Hey, I’d be down. I’d be down for that. Only because the world is hurting right now, people are really hurting when they look at the collision of have no trust, no competence. Some of the world order, I’m really tired and fatigued from zoom and from COVID funding to figure out how do I jumpstart everything again? So, you know,

 

53:19

Tom Stanfill

Yeah. It’s hard. I mean, it’s, it’s yeah. People are struggling. It’s not easy right now. I think that’s, I would like, so I’d love to continue. Thanks for joining us. Everybody download a high trust interview by the book, High Trust Selling. I also, I love the, the, the name. Give me the name of the book about the failure trap. It’s called time traps, proven time traps, proven strategies for swamp sales people. It’s a game changer. Yeah, that sounded like a must read. So thank you for joining us. Thank you for serving this community, right. We, we, I love how, what you’ve been doing for the industry and the message that you’re sending. You’re making an impact. Thank you guys very much. Thank you guys for your leadership and congrats on Azlan and how long you guys have been helping people as well, and to join and connect with you guys today.

 

54:11

Tom Stanfill

Thanks. And let’s do it again. All right, guys. Thanks for everybody for joining another episode of SALES with ASLAN and leave Todd some comments and reach out to him and make sure you download those tools, the high trust interview and buy his books. All of them all 17. Thank you. All right, my friend, take care.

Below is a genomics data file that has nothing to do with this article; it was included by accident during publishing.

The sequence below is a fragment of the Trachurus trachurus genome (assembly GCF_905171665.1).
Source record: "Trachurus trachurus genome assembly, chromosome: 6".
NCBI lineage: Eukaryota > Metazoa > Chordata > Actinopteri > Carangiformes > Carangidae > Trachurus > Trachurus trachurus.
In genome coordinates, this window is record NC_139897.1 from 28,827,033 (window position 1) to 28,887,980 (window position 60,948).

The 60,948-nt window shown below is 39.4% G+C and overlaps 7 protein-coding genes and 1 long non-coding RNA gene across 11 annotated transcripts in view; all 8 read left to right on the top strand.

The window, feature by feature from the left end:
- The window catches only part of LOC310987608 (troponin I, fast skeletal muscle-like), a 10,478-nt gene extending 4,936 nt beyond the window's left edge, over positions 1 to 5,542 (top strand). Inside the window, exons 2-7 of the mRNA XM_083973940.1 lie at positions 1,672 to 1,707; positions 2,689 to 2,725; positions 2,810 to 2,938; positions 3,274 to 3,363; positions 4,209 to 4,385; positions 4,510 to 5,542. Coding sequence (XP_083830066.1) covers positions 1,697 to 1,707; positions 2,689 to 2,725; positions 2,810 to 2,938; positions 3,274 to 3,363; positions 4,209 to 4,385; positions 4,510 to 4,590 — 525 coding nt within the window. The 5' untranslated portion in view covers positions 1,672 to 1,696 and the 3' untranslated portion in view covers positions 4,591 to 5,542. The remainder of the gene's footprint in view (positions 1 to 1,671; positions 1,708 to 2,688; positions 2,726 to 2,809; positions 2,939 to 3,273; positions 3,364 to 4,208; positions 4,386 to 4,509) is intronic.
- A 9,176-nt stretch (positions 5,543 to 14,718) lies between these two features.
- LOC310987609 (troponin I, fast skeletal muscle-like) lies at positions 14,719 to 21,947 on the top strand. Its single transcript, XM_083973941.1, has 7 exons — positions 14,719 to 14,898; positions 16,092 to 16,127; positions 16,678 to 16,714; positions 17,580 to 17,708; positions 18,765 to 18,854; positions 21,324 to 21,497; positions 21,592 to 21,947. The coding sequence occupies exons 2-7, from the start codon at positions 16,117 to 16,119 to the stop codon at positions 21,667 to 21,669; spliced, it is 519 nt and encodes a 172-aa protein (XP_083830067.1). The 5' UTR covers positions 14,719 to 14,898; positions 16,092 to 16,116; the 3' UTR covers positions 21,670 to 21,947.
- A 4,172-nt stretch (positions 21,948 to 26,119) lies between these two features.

ASLAN teaches sellers an easier, better way to gain access & influence unreceptive customers, by eliminating the hard sell.

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About ASLAN

The best way to get to know us is to know what we value. If we teach it we live it, because what we do speaks far more eloquently than what we say. We’ll always choose people over profits, and we’re most fulfilled and effective when we serve. It drives our culture, frames our training programs and transforms the lives of the clients we partner with.